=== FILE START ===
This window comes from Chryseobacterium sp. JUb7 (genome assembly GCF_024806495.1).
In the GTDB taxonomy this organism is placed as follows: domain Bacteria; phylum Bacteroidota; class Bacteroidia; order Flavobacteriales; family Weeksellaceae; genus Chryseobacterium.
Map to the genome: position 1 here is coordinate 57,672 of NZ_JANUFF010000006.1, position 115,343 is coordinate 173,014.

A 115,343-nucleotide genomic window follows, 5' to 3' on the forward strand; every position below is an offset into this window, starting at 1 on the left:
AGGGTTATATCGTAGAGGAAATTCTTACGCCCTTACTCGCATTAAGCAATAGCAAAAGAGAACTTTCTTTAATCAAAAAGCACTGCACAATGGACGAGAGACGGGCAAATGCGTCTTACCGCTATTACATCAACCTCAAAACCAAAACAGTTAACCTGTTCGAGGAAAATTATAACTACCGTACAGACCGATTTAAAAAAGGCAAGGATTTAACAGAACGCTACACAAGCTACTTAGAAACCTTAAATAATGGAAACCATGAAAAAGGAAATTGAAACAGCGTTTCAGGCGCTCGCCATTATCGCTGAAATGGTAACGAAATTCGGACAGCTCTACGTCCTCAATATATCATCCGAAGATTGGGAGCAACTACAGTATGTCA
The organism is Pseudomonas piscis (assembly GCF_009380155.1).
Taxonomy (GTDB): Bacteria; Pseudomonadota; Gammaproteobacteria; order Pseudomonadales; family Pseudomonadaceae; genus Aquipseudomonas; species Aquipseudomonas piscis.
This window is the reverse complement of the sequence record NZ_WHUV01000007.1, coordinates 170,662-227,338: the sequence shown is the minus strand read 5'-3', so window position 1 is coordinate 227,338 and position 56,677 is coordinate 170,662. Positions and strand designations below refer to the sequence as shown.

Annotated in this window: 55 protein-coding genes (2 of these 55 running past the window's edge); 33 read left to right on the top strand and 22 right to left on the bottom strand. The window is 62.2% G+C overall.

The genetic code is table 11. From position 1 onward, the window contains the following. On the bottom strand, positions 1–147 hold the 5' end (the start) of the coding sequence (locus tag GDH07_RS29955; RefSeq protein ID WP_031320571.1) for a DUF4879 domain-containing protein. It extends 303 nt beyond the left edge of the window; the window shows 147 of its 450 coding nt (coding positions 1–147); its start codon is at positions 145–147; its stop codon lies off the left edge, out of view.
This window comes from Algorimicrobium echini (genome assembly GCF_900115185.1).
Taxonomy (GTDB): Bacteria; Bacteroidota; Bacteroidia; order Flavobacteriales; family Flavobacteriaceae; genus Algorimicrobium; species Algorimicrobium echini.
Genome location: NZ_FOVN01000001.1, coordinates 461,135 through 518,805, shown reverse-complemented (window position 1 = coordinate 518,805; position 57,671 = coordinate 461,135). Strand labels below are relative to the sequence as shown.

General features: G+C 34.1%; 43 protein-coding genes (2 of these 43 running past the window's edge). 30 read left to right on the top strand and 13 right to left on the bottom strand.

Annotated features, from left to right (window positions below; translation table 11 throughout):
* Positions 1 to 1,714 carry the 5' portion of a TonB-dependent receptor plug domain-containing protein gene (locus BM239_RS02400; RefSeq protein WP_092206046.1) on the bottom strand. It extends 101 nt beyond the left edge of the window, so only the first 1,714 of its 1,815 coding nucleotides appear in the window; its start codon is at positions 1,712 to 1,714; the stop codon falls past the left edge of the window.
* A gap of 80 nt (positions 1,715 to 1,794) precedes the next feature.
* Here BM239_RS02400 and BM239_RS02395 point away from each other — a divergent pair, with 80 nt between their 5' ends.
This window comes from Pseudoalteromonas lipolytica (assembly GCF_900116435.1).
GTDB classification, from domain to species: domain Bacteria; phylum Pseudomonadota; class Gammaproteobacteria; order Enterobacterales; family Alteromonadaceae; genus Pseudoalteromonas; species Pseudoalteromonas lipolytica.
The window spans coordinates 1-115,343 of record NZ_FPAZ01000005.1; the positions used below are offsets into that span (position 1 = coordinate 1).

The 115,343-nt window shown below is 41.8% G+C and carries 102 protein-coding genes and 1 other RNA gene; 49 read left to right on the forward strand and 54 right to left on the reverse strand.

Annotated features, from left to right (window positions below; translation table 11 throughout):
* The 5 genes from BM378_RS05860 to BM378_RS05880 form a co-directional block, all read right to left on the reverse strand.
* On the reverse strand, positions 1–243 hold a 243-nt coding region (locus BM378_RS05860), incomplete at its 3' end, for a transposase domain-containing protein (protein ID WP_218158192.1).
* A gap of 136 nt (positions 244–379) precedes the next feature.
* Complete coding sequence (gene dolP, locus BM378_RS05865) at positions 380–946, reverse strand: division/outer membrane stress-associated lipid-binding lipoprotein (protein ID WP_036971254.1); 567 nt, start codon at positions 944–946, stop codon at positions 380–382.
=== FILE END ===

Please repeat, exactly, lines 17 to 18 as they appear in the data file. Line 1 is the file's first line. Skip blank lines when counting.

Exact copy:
* A gap of 80 nt (positions 1,715 to 1,794) precedes the next feature.
* Here BM239_RS02400 and BM239_RS02395 point away from each other — a divergent pair, with 80 nt between their 5' ends.